Southern Kalahari




Liz Day, The Freshwater Consulting Group, Cape Town, South Africa


South Africa


Paul Skelton, South African Institute for Aquatic Biodiversity, Grahamstown, South Africa

Major Habitat Type

Xeric freshwaters and endorheic (closed) basins

Main rivers to other water bodies

In the north an ancient watershed, the Bakalahari Schwelle, forms the divide between the Okwa River in the north and the Nossob and Molopo rivers in the south (Parris 1984). The Nossob is joined by the Auob River in its southerly reaches, and flows from here in a southeasterly direction from Namibia. It joins the Molopo River on the South African / Botswana border near Ashkam. Historically, the Molopo would flow into the Orange River, upstream of Augrabies Falls; however, the link-up between Molopo and Orange River is not functional at present due to dune blockage (Moore 1999).

Two particularly important pans included in this ecoregion are the Hakskeenpan complex and Barberspan, both in the Northern Cape Province of South Africa. Unlike most of the pans, Barberspan is a permanent, shallow water body, fed by the natural diversion of the Harts River into Barberspan’s fossil channel. The Hakskeenpan complex is one of four extensive pan systems in southern Africa, namely: Etosha, Makgadikgadi, Hakskeenpan and the Grootvloer-Verneukpan system (Lloyd & Le Roux 1985). 



Intermittent rivers and scattered seasonal pans occur in the arid landscape of this ecoregion, covered nearly in its entirety by a mantle of sand between 3.5 and 35 m thick (Parris 1984; Van Wyk & Le Riche 1984; Skelton 1993). Spanning the northern border of the Northern Cape Province in South Africa, and parts of southern Botswana and Namibia, the Southern Kalahari ecoregion includes the Kalahari Gemsbok National Park (South Africa) and the adjacent Gemsbok National Park (Botswana). 

Freshwater habitats

River water tends to be alkaline and turbid, but the rivers flow only briefly after rainfall and rapid infiltration into the sandy Kalahari soil means that floods, although they do at times occur, are rare, and river flow ceases quickly (Parris 1984; Skelton 1993). Indeed, flood discharges from the Auob and Nossob rivers only reach the Molopo system after periods of exceptional rainfall (e.g. 1933, 1974) (Lancaster 1989). The pans within this area tend to be endorheic. Calc-pans, the most common form of pans, are underlain by lime with varying quantities of clay, and retain standing water for short periods of time. Other kinds of pans include rarer rock pans, dune pans, and salt pans.

The rivers of this ecoregion, referred to as fossil rivers (Parris 1984), are relicts of a wetter epoch during the early Quaternary (Lancaster 1989). Although their vertical erosion was stopped by the onset of desert conditions, their present-day geomorphology reflects this wetter past. The Nossob River, for example, once received enough water to flow as a mature river, with meanders and oxbow lake formations, while vertical erosion led to the formation of terraces (Malherbe 1984). Similarly, the proliferation of pans in this area also reflects a history of climatic change. As flow in rivers such as the Nossob decreased, the river was no longer able to erode wind-deposited sand fast enough, with the result that minor tributaries dammed against the higher base level of the Nossob, and formed pans (Malherbe 1984). Other pans, further away from the riverbeds, were formed by deflation following periods of higher groundwater levels, and deepened by wind action and the effect of trampling by animals (Lancaster 1989). The only permanently inundated pan, Barberspan, is a relict ephemeral pan in the fossil bed of the Palaeo-Harts River (Barnes 1998). Earlier this century, the channel connecting this pan to the upper reaches of the Harts River was widened, changing the river into a perennial system (Noble & Hemens 1978). This has resulted in the wetland providing aquatic habitat to birds, amphibians, and invertebrate fauna throughout the year, and today Barberspan is noted as a refuge for waterbirds, including flamingoes (Noble & Hemens 1978).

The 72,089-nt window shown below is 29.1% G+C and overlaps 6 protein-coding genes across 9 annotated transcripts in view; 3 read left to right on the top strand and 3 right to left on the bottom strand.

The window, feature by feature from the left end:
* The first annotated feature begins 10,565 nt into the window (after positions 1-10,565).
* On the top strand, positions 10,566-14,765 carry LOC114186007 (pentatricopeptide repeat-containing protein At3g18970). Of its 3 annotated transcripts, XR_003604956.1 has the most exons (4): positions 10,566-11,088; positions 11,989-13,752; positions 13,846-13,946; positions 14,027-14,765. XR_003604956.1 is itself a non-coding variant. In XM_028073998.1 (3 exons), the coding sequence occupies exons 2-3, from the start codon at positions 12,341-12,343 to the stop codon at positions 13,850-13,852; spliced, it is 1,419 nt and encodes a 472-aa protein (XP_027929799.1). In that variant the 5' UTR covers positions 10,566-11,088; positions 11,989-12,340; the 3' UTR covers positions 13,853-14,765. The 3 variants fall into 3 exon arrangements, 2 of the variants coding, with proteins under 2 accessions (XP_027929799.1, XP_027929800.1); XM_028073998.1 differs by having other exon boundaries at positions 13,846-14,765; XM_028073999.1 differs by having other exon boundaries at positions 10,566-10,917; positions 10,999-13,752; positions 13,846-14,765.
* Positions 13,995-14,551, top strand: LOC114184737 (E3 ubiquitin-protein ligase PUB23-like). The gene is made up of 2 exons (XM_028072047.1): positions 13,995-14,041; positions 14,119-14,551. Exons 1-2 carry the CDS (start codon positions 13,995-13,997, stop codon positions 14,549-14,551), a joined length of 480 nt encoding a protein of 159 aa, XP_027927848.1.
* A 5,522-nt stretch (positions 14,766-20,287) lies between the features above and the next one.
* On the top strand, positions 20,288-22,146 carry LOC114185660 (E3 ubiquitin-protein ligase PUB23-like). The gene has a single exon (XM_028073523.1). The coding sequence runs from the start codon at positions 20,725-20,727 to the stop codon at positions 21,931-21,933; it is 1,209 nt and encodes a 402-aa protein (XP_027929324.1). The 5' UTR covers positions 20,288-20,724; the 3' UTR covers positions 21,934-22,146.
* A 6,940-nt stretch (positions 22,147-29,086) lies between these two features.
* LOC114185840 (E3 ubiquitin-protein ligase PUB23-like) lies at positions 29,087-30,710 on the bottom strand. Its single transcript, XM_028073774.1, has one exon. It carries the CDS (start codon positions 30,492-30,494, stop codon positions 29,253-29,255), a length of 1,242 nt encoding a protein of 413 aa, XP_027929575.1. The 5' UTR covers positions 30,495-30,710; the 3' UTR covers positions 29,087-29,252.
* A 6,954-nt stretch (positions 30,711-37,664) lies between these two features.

Terrestrial habitats

The Southern Kalahari landscape is dominated by a 100-200 km wide belt of linear dunes (Lancaster 1989). The terrestrial vegetation is largely Kalahari thornveld, comprising an extremely open shrub or tree savanna. Riparian plant communities are characterized by Acacia erioloba trees, while the pans support mainly a shrub veld of Rhigozum trichotomum and grasses (Van Rooyen 1984). During the dry season, vegetation in the pans tends to be short and sparse, and the soils dry and heavily trampled. 

Other noteworthy fishes

Accorded national monument status in 1992, the “eye of Kuruman” is a dolomite spring in which the southern mouthbrooder (Pseudocrenilabrus philander) has been found to breed.

Justification for delineation

This ecoregion is delineated based on the distribution of the relict river systems in the Kalahari that flowed into the Orange River basin. The few aquatic species retain affinities with both the southern temperate and Zambezian faunas (Skelton et al. 1995).

Level of taxonomic exploration

Poor. Hall-Martin (Hall-Martin 1984) recognised the dearth of existing knowledge on ecosystem processes in the Southern Kalahari. The role of the ephemeral rivers in the maintenance and functioning of the broader ecosystem, for example, is largely unknown (Parris 1984 corroborated by personal comments (LD) with Kalahari Gemsbok Park’s officials, 2001). Even basic species check-list information is limited for many taxonomic groups, with invertebrates being particularly poorly studied.


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